It’s no secret that companies spend billions of dollars researching exactly what makes us humans tick, and how to play to our wants, needs, instincts, and weaknesses so we spend more. This is especially true in the grocery store industry, where the average supermarket makes just 2% in profits in spite of the fact that Americans spend a jaw-dropping $500 billion annually on stocking their pantries and fridges. With so little extra money floating around, there’s a lot of competition for your dollars.
From Kroger’s heat sensors that detect where in the store people are (so clerks know when to head up front to help people check out), to narrower check-out aisles that don’t allow you to bail on as many products, to shopping carts the size of Volkswagen Beetles, the marketing methods have become so sly that it’s hard to even notice them!
Resist the Marketing Madness
When it comes to getting your staples, it’s good to keep your wits about you and pay attention to the marketing tactics being utilized in the space around you so you can save as many dollars as possible while still getting the things you need.
Like most retailers, many grocery stores opt to appeal to your senses starting the minute you walk into their store, and this is never truer than with their use of color. The Logo Company provides a brief, basic guide on the psychology of color in advertising, giving a breakdown of how people tend to respond to each individual hue. Though a certain amount of your reaction to colors depends on personal experience, marketers are excellent in gauging what colors will be most effective in displays and packaging, and which ones will make you want to buy their product. That, experts say, is why the fruit and produce are usually located near the front of the store – to cheer up your subconscious and gear you up for spending more.
Many Milwaukee grocery stores employ a strategy called the loss leader, where they price a popular product below its market value to draw customers in like Milwaukee title loans. The idea is for this discount to get buyers into the store and “lead” them to buy other items that aren’t discounted. For example, the supermarket might advertise super low prices on staples like fruit, milk, or ground beef, banking on the fact that once you’re inside the store you’ll pick up other items that weren’t originally on your list (cookies, lighters, a Harlequin romance novel), thanks to the subtle marketing tactics at play within the store’s walls.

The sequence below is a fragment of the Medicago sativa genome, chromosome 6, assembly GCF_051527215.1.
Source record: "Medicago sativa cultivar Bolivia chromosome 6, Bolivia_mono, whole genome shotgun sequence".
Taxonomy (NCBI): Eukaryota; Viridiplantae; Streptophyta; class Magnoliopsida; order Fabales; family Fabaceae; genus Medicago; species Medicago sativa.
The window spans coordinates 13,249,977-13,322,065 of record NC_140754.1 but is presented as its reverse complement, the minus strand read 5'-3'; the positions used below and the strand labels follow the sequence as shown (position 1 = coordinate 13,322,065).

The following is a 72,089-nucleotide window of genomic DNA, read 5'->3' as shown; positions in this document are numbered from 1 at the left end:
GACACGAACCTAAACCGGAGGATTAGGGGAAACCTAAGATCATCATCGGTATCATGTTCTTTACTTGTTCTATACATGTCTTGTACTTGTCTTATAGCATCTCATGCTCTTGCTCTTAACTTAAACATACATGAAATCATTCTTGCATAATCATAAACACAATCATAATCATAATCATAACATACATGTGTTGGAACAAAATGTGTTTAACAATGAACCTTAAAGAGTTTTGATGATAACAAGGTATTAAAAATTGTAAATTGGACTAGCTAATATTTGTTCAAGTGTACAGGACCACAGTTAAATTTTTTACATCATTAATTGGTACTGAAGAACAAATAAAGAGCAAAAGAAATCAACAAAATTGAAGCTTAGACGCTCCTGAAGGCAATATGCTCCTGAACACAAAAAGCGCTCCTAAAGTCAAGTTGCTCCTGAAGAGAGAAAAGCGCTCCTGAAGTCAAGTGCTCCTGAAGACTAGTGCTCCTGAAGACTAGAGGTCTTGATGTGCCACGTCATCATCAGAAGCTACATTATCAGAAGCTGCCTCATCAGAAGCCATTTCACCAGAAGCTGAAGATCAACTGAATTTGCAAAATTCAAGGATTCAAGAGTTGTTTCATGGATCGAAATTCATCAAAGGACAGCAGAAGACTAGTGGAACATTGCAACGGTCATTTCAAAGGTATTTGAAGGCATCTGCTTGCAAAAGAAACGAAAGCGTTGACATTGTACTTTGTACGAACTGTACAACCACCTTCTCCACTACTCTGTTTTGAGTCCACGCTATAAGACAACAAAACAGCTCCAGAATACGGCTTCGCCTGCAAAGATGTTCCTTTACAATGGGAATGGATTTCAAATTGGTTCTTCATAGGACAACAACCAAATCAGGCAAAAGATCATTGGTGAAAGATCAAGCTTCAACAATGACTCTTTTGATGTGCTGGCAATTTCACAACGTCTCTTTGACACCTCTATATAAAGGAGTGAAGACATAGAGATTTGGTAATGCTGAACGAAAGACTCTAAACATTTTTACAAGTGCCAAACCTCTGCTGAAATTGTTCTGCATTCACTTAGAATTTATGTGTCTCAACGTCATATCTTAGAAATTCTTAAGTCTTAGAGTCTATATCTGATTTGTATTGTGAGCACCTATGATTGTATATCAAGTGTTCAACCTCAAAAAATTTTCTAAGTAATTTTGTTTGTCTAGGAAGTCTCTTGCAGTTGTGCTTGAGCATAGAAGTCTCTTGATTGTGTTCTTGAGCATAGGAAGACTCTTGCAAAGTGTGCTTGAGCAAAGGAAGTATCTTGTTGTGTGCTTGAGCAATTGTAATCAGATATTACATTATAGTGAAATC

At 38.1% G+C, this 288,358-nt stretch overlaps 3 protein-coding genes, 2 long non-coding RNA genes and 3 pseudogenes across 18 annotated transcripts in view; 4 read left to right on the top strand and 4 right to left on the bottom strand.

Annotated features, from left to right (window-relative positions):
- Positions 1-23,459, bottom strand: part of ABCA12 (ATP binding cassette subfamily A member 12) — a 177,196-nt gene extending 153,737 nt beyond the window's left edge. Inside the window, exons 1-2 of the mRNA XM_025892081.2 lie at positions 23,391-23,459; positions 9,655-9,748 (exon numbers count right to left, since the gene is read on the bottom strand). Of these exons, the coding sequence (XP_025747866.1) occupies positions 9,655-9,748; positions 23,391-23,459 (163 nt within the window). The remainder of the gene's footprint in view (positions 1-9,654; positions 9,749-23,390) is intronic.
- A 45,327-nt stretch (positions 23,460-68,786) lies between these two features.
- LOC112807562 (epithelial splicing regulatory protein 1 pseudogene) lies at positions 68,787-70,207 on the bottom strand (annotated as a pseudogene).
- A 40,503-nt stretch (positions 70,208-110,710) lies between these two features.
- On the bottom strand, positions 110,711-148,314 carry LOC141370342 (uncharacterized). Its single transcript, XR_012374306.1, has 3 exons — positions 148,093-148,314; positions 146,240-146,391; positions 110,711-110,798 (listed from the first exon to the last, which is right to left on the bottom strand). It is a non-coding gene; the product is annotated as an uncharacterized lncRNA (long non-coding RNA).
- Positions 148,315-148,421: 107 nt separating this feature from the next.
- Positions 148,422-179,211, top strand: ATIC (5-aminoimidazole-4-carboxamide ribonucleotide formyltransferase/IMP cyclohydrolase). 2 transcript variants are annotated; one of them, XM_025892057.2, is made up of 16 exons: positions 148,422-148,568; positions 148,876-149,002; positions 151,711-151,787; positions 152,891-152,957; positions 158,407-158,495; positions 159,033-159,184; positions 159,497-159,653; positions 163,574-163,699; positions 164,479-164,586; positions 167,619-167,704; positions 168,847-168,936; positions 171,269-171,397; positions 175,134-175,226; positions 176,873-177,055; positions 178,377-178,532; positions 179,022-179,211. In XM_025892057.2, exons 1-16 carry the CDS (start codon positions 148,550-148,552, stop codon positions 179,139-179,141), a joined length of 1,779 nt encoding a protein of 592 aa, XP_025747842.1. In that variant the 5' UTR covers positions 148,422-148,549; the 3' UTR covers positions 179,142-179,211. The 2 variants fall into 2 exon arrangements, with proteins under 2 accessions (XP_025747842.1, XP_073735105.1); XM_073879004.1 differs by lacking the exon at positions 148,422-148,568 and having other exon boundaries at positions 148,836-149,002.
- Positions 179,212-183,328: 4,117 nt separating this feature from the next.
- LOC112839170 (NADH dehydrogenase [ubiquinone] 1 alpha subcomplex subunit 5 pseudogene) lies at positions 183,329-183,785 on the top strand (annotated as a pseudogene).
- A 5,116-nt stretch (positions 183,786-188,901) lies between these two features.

Like shopping mall designs, the layout of grocery stores are meant to be disorienting and lead you past as many items as possible, a phenomenon called the Gruen Transfer. In grocery stores especially, necessities like milk and bread are not usually located close to the front of the store. Their distant positions in relation to the entrance require you to walk through aisles of other skillfully packaged and marketed merchandise.
Does a grocery store really need a Starbucks franchise inside the store? In a word: yes.
Grocery stores have been stepping up their game and remodeling their layouts to fit more of a “lifestyle” format, with organic food selections, attractive walls, flooring, and displays, as well as in-house butchers, bakeries, pharmacies, and large selections of prepared meals like sushi and chicken wings. All of it is designed to encourage you to indulge in instant gratification and whet your appetite for spending money. Some stores have even begun to employ dieticians to draw more customers away from competitors like Wal-Mart, CVS, and Walgreens.
Every decade, it seems like they get a little bit bigger – shopping carts, that is. It’s no coincidence that shopping carts are increasing in size. The more room you have to use up, the more liable you are to pile it full of things you may or may not need.
Tuning in to Your Music Preferences
Imagine a trip to the grocery store without music; silently wandering the aisles amongst all the other exhausted shoppers – creepy, right? Well, Virtual Insanity is no longer just a favorite 90’s jam on many a grocery store playlist, but it also aptly describes the current state of how marketers are targeting you where you shop. Stores have become so attuned to how customers interact with their environments that they use everything – even the music – to manipulate your senses to make you spend more.
Research shows that music tends to up the amount that impulse buyers spend. Additionally, slower songs you know well typically inspire you to pick up more purchases than fast, loud, up-tempo music, which moves buyers through stores more quickly. In supermarkets, playlists often consist of songs with tempos even slower than the average human heart rate, which subconsciously encourages you to linger longer.
Keeping It Together During Your Next Shopping Trip
Though there are a lot of factors at play once you step through the doors of a supermarket, taking simple measures to keep more money in your wallet can go a long way. Marketers play to our most primal instincts, so it’s hard to keep your guard up at all times. However, as long as you employ the tried and true methods of eating before you shop, entering with a list, and paying attention to your surroundings, it should be pretty easy to make it through your future food shopping trips without breaking the bank.